Adam Parker Cogbill: The Last Book I Loved, Abbott Awaits


I am as guilty as any other reader I know of opening or hijacking conversations with some derivation of, “You know what you should read?” I can’t help myself; I read something I loved, and I want to share. There is also an unfortunate correlation between how transformative the reading experience was and how vigorously I talk about it, meaning that I am at my most obnoxious when I have read something I love. Fortunately, most readers have developed a defense mechanism wherein they mentally file the book recommendation in the same folder as the vague notion that something should be done about the bottom of the refrigerator’s crisper, which is getting a little gross. This is why, when I finished c, I felt compelled to skip the typical recommendation process and employ certain guerilla tactics. I bought several copies, placed each in a manila envelope, and sent them to fellow readers. I included neither explanatory note nor inside-cover inscription. I may have told my cousin just before I hung up, “By the way, I mailed you something.”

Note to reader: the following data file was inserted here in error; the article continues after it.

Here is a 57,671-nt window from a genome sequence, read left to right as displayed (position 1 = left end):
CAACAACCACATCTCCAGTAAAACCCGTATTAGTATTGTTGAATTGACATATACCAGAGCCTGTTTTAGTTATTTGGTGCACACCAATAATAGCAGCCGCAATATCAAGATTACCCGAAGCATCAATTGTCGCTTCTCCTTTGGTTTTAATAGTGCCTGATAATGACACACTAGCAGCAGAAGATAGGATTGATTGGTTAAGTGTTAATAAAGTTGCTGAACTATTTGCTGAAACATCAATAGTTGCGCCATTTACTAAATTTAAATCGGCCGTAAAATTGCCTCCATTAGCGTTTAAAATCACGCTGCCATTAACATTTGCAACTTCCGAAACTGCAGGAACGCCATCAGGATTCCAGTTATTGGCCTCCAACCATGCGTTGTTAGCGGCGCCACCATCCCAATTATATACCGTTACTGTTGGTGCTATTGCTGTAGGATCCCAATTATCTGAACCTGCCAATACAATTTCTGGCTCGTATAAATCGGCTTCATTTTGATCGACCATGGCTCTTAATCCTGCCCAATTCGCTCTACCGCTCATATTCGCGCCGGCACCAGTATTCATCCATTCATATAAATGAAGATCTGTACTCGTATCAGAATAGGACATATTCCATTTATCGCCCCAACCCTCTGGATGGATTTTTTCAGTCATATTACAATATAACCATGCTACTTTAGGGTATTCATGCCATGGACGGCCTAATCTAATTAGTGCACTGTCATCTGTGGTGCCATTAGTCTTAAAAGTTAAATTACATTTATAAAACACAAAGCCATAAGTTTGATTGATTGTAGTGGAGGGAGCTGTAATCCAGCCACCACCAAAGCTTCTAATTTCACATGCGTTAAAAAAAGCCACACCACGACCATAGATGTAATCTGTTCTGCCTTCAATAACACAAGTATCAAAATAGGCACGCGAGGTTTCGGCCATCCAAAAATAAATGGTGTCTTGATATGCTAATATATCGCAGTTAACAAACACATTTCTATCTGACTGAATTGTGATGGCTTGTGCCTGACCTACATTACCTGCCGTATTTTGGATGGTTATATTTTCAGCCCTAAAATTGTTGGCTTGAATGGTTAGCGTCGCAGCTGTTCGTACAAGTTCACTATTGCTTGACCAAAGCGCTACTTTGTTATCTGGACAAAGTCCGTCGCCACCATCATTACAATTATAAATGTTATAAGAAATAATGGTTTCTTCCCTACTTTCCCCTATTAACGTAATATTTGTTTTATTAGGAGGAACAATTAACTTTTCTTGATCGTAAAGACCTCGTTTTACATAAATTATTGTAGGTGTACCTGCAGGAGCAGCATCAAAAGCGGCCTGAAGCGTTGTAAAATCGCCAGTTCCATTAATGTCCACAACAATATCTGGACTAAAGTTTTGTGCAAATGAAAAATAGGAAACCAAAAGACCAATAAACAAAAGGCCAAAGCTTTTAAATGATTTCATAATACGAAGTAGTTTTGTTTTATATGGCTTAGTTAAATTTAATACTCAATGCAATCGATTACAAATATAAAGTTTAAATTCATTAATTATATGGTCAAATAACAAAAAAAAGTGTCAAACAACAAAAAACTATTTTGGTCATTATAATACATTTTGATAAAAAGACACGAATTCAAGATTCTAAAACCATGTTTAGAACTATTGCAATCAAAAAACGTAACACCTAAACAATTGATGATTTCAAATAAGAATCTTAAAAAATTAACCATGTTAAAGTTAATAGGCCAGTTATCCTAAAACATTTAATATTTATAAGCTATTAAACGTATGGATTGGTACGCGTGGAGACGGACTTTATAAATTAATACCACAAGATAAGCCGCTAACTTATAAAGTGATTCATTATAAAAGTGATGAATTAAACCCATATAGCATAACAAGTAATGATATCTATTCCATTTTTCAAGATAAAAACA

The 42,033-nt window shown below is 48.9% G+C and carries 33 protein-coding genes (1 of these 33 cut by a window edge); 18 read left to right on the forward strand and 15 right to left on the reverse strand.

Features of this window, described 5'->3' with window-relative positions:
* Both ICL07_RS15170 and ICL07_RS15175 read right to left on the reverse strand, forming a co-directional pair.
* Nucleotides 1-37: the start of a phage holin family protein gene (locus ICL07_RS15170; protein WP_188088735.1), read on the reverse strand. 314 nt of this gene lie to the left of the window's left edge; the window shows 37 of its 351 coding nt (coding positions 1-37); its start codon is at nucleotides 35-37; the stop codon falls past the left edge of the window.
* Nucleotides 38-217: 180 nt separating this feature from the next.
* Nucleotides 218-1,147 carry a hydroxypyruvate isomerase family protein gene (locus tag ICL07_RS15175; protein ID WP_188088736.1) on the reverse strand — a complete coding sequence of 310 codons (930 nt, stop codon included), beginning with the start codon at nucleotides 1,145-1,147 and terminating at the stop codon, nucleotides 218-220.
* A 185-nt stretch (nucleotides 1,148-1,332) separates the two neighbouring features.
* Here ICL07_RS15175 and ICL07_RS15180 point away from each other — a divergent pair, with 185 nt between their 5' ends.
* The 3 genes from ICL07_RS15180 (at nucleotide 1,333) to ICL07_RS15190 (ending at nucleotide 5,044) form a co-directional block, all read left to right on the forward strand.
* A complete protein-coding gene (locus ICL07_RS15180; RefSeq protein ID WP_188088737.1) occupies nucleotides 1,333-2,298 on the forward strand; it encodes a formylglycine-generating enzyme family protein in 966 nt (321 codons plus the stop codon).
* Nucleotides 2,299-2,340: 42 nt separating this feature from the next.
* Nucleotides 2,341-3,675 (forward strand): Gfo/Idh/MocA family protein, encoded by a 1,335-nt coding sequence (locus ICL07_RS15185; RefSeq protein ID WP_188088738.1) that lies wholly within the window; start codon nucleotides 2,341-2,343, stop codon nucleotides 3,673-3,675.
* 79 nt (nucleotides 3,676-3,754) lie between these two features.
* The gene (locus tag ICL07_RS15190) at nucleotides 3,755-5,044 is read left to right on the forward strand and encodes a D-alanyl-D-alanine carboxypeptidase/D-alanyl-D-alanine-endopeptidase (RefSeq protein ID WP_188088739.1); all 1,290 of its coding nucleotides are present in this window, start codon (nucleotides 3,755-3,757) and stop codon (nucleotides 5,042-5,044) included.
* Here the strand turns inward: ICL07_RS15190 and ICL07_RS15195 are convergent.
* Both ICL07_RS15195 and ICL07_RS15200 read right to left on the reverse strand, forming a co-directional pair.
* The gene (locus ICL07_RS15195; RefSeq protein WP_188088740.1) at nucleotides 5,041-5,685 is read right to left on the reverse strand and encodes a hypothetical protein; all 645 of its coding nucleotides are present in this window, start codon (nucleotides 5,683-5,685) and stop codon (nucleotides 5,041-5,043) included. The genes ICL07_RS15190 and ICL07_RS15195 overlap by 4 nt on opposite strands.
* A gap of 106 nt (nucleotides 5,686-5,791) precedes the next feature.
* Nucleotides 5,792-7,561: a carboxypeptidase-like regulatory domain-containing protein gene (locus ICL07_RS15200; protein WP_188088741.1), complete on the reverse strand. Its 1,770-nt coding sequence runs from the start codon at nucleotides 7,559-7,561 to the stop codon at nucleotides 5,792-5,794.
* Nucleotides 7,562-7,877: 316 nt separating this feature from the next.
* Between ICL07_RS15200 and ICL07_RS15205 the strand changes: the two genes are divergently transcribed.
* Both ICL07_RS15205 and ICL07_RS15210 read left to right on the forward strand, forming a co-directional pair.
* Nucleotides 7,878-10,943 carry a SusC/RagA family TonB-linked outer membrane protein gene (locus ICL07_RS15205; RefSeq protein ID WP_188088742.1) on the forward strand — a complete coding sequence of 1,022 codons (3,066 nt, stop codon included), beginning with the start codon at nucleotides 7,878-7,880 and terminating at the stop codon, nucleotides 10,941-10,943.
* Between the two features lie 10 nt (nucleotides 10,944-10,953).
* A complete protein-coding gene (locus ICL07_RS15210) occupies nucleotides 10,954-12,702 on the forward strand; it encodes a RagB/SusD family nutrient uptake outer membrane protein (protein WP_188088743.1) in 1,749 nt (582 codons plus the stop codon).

Another reason to skip verbally recommending Abbott Awaits is that my descriptions always run delinquent of the acceptable two-to-three sentence time-slot most people find acceptable; briefly describing Abbott Awaits is like trying to explain fire by rapidly rubbing your palms together. I might say it’s a panoramic of middle class life that discovers tragedy and heroism in marriage and fatherhood, and does so earnestly and with a tremendous sense of humor. But this sounds suspiciously like what many other earnest, funny writers of the past generation or two—Wallace, Hempel, Franzen, Moody, Cheever, Updike—have done, which is misleading. I haven’t read anything quite like Abbott Awaits.